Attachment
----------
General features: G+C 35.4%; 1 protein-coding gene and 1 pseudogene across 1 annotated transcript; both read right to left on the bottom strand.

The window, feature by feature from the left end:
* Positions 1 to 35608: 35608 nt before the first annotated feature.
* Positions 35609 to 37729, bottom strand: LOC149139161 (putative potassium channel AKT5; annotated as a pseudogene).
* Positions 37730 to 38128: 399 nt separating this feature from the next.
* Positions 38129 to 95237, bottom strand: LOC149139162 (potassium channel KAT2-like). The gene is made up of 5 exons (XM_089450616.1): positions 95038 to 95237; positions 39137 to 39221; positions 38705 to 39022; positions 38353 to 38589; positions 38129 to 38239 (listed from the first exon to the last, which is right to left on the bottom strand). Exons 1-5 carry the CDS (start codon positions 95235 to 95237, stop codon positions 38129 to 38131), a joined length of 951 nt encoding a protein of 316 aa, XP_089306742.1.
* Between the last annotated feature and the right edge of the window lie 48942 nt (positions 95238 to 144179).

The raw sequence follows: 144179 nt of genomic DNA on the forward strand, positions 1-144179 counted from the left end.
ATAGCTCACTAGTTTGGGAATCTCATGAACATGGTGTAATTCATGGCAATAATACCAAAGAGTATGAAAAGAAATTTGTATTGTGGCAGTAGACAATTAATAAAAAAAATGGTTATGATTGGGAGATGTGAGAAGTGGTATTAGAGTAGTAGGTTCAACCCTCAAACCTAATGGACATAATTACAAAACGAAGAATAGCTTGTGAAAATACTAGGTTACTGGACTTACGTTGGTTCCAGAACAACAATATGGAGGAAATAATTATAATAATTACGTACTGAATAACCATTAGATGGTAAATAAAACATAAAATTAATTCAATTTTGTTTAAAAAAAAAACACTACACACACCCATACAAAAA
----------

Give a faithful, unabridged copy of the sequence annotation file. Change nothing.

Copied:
General features: G+C 35.4%; 1 protein-coding gene and 1 pseudogene across 1 annotated transcript; both read right to left on the bottom strand.

The window, feature by feature from the left end:
* Positions 1 to 35608: 35608 nt before the first annotated feature.
* Positions 35609 to 37729, bottom strand: LOC149139161 (putative potassium channel AKT5; annotated as a pseudogene).
* Positions 37730 to 38128: 399 nt separating this feature from the next.
* Positions 38129 to 95237, bottom strand: LOC149139162 (potassium channel KAT2-like). The gene is made up of 5 exons (XM_089450616.1): positions 95038 to 95237; positions 39137 to 39221; positions 38705 to 39022; positions 38353 to 38589; positions 38129 to 38239 (listed from the first exon to the last, which is right to left on the bottom strand). Exons 1-5 carry the CDS (start codon positions 95235 to 95237, stop codon positions 38129 to 38131), a joined length of 951 nt encoding a protein of 316 aa, XP_089306742.1.
* Between the last annotated feature and the right edge of the window lie 48942 nt (positions 95238 to 144179).

The raw sequence follows: 144179 nt of genomic DNA on the forward strand, positions 1-144179 counted from the left end.
ATAGCTCACTAGTTTGGGAATCTCATGAACATGGTGTAATTCATGGCAATAATACCAAAGAGTATGAAAAGAAATTTGTATTGTGGCAGTAGACAATTAATAAAAAAAATGGTTATGATTGGGAGATGTGAGAAGTGGTATTAGAGTAGTAGGTTCAACCCTCAAACCTAATGGACATAATTACAAAACGAAGAATAGCTTGTGAAAATACTAGGTTACTGGACTTACGTTGGTTCCAGAACAACAATATGGAGGAAATAATTATAATAATTACGTACTGAATAACCATTAGATGGTAAATAAAACATAAAATTAATTCAATTTTGTTTAAAAAAAAAACACTACACACACCCATACAAAAA